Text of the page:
There is a story, not often told, in Mahabharata where the eldest of the Pandavas, Yudhishthira, comes upon a lake and finds that his brothers lay dead on its banks.
Before beginning the search into his brothers’ murder, the prince in exile finds himself burning with thirst and reaches into the lake to drink, not knowing that it was drinking from the lake that brought his brothers’ end.
At that moment a celestial appears, a Yaksha, no god or angel but instead a presence of power presiding over the lake. The Yaksha warns Yudhisthira not to drink lest he suffers the fate of his brothers.
He has an alternative: Yudhisthira can instead answer Yaksha’s questions. There are said to be eighteen questions that Yaksha asked Yudhisthira, but here is the one that concerns what I am writing today.
Yaksha asks, “What is the greatest wonder? To this, Yudhisthira replies, “Each day death strikes, and we live as though we were immortal. This is the greatest wonder.”
I had my grandmother staying with me late last year. While we discussed about her experiences in a life spanning 88 years, she narrated a very interesting story.
It was the story of a boy in a village who once saw four people carrying a dead body on their shoulders to the cremation ground, and a few others following them.
Everyone who was part of the procession was chanting, “Ram naam satya hai, Hari ka naam satya hai” (The name of Rama is the truth, the name of Hari is the truth).
The boy watched these people silently. He seemed surprised as to why were these people chanting “Ram naam satya hai, Hari ka naam satya hai” to a dead man who was not going to hear them.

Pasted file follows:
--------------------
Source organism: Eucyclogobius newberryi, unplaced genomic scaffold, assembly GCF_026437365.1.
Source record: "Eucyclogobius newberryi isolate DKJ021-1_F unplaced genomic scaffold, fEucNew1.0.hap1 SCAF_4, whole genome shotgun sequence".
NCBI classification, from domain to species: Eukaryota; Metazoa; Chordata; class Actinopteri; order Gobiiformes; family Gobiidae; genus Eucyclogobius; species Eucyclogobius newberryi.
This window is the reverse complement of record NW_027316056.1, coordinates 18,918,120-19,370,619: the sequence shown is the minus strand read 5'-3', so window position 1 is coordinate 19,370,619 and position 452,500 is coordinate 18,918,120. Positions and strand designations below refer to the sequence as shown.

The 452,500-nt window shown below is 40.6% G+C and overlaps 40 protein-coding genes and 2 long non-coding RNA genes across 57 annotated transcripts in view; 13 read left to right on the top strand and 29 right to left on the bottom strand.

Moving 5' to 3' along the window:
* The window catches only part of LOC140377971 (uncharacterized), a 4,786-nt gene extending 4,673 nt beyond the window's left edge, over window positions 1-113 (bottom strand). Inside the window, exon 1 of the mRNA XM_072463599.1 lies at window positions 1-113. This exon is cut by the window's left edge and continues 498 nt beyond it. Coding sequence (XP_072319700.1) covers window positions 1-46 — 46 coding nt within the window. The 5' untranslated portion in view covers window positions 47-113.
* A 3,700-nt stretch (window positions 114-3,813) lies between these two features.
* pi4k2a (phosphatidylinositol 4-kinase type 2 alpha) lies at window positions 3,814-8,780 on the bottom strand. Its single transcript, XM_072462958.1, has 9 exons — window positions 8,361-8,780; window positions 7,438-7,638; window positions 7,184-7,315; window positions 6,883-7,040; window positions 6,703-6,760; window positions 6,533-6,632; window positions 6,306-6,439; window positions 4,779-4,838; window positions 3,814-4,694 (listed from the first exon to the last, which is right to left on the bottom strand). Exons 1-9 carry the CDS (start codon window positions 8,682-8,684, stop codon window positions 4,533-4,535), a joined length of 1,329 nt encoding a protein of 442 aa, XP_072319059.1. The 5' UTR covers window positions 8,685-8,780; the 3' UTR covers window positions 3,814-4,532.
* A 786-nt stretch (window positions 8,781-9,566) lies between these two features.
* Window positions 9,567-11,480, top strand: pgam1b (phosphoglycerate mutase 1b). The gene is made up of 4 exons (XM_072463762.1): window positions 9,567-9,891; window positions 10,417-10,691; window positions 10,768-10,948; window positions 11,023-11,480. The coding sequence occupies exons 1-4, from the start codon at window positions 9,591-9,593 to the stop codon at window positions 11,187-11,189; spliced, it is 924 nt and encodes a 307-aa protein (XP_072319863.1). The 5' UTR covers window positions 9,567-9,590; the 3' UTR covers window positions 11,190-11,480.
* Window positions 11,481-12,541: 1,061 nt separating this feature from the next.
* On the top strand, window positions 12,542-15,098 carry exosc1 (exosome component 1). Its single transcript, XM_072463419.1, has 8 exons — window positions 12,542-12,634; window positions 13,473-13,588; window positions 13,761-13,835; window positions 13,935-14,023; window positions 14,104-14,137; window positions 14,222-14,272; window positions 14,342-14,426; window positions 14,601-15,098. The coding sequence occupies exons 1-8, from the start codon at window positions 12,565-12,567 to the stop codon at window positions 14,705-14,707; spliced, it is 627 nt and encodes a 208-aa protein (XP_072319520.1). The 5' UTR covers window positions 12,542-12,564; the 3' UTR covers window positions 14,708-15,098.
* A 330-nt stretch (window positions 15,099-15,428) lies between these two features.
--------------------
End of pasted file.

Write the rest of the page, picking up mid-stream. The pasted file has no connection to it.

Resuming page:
He approached the villagers with this question. They thought he was one crazy fellow but explained that the chant meant that God is the only truth. The boy then asked, “But why is it needed for the man who is already dead?” An elderly man answered that it was not for the man who was dead but for all others who followed him till cremation ground to remind themselves that death is inevitable and that God is the ultimate truth.
The boy pondered over that discussion and thought it would be a great service if he started reminding people every day of this truth of life. From that very day, whenever he met people, he would greet them, “Ram naam satya hai, Hari ka naam satya hai”.
The villagers thought he had gone crazy and started avoiding him. All the villagers who accompanied the dead man to the cremation ground had forgotten the truth that they had realized only for some time at the cremation ground. They felt the temporary or passing mood of detachment from their body and the world.
A close friend of mine told me that this is what our scriptures term Shamshan Vairāgya. Shamshan is the place where the body is cremated, and Vairāgya means dispassion, detachment, or renunciation, in particular renunciation from the pains and pleasures in the material world (Maya).
Now, this kind of vairāgya does not last long. It is temporary. The ephemeral nature of life and the emptiness of worldly existence that the person felt when he was greatly moved, is soon forgotten and he resumes his attachment to the world and its allure. Soon, it is back to normal – life goes on as before.
My grandmother who narrated the above story to me passed away last week. And I am certainly experiencing Shamshan Vairāgya. I understand that its nature is temporary, and that life will get to normal soon. But the very fact that I would try to keep reminding myself of the temporariness of this vairāgya should make it somewhat sustainable, isn’t it?
Now, to say that I was close to my grandmother would be an understatement. She meant the world to me, and the void she has left would not be filled.